Excerpts from Jim Conrad's
from the January 29, 2012 Newsletter issued from Hacienda Chichen Resort beside Chichén Itzá
Ruins, central Yucatán, MÉXICO
The Mayas' cornfields, or milpas, are standing fallow now, their widely spaced corn plants bleached pale by rains, the corn ears long since harvested by hand and carried away in bags. Most corn plants now have dried-up morning-glory vines twining up their stalks, their dark, dry seedpods about to open and release seeds. The ground is thick with knee-high weeds, basically the same few species occurring again and again, but in one spot there's something different, shown above.
Those blue, bilaterally symmetrical blossoms are typical of the Mint Family. The plant's two-to-a-node (opposite), oval leaves, like those of a Spearmint, confirm the plant as a mint. You can see the flowers, unusually densely coated with gland-tipped hairs, below:
In the last picture, locate the greenish, two-lipped, bowl-like calyx at the bottom of each blossom. Notice that on the back side of each calyx there arise upward projecting, duckbill-like protuberances unlike anything seen in the vast majority of other flower types. These "crests" are distinctive for the Mint Family genus Scutellaria. The Mint Family contains so many look-alike genera that often it's hard to distinguish them, but if you see calyxes with such projections, you have a Scutellaria. In English Scutellarias are known as skullcaps.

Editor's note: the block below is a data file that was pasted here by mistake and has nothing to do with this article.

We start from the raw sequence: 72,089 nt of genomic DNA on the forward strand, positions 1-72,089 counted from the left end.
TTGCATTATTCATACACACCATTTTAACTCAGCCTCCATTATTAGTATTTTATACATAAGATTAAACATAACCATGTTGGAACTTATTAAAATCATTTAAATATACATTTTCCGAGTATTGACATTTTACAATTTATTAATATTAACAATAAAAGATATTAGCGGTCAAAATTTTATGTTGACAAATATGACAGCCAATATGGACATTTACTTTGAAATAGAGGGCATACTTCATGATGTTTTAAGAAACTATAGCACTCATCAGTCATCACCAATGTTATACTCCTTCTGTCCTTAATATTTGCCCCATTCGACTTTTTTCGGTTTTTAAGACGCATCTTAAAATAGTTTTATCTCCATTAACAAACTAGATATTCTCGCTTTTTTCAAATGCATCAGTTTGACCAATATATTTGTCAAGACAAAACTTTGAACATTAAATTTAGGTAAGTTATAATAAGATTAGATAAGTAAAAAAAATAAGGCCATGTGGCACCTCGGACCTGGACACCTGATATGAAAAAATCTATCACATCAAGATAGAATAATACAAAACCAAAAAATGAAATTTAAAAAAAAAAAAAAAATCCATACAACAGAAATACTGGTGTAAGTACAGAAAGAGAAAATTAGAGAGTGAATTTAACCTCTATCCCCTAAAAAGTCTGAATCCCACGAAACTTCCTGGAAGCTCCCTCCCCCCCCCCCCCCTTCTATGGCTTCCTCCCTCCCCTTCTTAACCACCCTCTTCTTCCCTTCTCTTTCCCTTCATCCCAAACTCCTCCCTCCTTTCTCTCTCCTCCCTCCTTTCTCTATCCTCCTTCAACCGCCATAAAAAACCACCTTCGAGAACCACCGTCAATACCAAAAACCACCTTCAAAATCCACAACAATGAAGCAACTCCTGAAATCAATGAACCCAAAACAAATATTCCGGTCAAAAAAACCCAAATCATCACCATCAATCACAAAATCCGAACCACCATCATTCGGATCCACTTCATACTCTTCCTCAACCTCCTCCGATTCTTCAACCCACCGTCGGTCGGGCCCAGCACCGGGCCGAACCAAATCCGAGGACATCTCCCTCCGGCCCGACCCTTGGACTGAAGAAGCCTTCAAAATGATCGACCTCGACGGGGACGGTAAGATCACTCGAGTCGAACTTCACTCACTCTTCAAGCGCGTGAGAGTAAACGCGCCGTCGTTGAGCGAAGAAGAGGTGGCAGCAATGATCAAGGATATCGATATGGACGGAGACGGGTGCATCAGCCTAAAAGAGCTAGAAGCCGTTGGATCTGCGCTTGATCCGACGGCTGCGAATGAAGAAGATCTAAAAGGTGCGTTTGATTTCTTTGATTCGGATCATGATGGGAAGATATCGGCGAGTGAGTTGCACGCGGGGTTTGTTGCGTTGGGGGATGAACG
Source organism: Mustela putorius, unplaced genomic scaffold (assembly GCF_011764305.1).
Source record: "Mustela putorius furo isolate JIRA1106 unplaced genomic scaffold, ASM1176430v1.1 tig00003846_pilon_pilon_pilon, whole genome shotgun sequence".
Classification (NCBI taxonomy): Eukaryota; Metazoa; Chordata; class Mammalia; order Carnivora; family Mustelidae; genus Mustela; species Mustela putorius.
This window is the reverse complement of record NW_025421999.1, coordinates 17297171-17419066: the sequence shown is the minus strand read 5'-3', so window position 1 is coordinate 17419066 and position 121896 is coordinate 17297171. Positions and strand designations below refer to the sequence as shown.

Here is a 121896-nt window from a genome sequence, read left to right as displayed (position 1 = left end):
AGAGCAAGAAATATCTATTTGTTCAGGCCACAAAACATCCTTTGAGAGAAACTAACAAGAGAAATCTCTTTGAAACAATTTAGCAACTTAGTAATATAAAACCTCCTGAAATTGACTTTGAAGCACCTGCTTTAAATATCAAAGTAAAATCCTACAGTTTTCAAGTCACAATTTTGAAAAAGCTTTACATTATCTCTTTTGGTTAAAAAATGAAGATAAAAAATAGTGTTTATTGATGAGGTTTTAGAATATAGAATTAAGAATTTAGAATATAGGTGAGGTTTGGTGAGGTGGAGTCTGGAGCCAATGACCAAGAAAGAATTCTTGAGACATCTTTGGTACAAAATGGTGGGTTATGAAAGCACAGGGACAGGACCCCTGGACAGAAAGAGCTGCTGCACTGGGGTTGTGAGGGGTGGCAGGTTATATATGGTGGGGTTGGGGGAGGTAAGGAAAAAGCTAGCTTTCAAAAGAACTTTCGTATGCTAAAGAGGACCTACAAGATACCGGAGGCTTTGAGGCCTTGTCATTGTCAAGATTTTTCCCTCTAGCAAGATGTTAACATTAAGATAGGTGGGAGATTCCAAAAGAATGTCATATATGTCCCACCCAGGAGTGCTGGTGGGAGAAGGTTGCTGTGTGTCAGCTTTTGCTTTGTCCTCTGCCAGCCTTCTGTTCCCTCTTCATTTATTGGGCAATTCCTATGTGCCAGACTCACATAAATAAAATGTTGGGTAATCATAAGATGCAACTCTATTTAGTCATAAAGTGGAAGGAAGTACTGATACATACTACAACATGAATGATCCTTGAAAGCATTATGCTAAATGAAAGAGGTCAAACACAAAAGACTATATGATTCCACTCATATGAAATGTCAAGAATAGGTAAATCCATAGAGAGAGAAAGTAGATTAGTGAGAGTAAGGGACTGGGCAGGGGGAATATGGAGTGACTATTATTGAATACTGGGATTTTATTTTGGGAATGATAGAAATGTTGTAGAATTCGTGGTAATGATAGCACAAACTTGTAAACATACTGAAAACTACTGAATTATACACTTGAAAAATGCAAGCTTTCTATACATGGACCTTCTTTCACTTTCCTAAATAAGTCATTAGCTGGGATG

Finding only two Scutellarias listed for the Yucatán, it wasn't hard to figure out that this was SCUTELLARIA GAUMERI. The species isn't graced with any generally accepted English name, but I think of it as Gaumeri's Skullcap.
It's always a treat to find any organism bearing Gaumer's name, and in the Yucatán there are many. Here's what I wrote back in 2006 when we found the cactus Mammillaria gaumeri near Río Lagartos on the Yucatán's northern coast:
"George Franklin Gaumer (1850-1929) was a US citizen residing in the Yucatan from 1884 to his death, and he collected a remarkable number of rare and endemic species, which he sent to specialists for identification or, if they were unknown to science, for naming. Many of those specialists named the undescribed plants after their discoverer, Gaumer. There's Acacia gaumeri, Caesalpinia gaumeri, Thevetia gaumeri, Vitex gaumeri, and many more. What a heck of a lot of fun that guy must have had as he explored a land basically unknown to biologists!"